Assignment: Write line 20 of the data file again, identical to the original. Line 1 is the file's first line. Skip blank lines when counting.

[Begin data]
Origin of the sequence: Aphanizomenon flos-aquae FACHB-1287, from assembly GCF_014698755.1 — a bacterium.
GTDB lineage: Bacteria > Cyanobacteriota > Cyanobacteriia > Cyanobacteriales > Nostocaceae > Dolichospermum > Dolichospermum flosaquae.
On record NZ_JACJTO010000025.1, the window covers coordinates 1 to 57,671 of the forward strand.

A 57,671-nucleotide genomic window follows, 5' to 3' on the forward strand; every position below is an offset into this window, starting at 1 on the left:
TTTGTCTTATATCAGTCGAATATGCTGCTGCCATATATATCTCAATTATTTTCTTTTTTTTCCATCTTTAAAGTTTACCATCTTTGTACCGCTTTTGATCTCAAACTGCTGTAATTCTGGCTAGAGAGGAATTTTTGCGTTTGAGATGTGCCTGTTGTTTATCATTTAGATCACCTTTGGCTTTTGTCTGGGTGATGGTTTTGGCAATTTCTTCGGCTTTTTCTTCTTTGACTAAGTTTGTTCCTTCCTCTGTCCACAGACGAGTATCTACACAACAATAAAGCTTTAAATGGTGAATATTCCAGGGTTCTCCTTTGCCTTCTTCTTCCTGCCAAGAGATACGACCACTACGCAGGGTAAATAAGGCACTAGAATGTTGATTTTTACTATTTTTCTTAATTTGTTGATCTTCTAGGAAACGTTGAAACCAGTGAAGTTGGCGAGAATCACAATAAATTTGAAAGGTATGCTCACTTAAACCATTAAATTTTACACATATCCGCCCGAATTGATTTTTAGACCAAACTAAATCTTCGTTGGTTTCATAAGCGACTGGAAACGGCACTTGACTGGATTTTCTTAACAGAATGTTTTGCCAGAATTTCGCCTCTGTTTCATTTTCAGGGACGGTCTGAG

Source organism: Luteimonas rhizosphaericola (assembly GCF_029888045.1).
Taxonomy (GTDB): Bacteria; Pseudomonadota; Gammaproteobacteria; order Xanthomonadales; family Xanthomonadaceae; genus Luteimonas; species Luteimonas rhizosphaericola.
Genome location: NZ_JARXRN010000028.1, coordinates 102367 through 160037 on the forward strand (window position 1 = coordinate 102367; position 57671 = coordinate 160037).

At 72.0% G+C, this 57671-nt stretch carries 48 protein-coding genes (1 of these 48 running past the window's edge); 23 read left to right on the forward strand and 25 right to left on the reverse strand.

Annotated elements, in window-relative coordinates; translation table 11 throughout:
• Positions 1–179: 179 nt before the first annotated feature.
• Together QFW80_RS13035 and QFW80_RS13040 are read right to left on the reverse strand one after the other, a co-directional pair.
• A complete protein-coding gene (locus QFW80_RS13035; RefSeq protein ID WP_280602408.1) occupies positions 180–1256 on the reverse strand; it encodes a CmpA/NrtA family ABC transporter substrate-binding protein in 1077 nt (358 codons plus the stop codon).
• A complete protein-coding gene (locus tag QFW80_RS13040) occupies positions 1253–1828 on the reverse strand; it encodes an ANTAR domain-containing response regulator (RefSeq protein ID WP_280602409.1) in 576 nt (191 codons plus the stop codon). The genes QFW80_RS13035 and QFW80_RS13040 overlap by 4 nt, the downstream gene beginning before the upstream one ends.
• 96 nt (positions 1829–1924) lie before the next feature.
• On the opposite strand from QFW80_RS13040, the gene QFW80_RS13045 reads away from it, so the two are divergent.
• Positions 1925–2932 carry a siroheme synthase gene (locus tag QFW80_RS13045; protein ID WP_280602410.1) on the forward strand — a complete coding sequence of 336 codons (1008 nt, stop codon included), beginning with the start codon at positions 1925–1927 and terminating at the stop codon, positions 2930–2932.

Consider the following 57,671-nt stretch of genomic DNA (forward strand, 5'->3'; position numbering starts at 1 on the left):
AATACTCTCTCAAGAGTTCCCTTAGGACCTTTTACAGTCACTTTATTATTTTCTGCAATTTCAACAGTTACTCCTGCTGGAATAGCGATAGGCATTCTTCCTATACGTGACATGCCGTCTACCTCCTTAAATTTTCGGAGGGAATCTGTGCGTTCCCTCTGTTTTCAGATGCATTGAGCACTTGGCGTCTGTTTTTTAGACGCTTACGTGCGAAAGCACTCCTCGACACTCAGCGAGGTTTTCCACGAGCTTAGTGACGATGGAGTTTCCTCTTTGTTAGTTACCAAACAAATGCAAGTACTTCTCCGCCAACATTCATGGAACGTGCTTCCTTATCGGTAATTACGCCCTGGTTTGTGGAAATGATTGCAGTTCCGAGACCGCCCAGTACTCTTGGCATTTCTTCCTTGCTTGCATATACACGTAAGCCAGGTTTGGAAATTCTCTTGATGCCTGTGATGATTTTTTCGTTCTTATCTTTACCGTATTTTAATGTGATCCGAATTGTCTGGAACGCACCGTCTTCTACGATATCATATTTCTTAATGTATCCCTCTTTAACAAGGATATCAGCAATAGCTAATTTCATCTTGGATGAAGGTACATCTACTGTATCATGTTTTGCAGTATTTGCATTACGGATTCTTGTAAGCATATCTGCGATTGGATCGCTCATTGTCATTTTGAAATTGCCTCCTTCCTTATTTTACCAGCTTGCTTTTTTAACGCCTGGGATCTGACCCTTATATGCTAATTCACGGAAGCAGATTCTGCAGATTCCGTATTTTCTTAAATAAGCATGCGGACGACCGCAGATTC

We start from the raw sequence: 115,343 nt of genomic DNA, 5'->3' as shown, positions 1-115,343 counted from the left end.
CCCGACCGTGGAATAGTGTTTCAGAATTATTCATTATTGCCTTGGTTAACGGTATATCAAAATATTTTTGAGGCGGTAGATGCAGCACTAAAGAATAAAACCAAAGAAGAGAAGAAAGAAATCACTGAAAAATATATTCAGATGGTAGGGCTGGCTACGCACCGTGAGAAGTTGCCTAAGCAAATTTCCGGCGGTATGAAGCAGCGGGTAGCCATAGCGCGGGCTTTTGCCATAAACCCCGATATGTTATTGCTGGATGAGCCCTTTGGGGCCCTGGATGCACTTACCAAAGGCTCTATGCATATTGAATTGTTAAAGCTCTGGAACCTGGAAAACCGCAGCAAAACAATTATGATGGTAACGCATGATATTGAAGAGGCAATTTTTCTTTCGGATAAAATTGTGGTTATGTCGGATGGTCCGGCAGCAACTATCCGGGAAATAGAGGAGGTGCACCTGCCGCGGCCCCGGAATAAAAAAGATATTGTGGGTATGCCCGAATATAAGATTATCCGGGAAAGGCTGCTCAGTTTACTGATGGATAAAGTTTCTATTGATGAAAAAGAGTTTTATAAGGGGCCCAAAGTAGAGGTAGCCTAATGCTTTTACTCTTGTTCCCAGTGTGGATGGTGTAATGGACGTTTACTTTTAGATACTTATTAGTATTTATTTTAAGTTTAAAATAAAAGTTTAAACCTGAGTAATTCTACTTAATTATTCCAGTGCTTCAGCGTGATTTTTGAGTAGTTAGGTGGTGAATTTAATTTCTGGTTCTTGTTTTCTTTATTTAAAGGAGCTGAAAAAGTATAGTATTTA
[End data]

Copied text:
We start from the raw sequence: 115,343 nt of genomic DNA, 5'->3' as shown, positions 1-115,343 counted from the left end.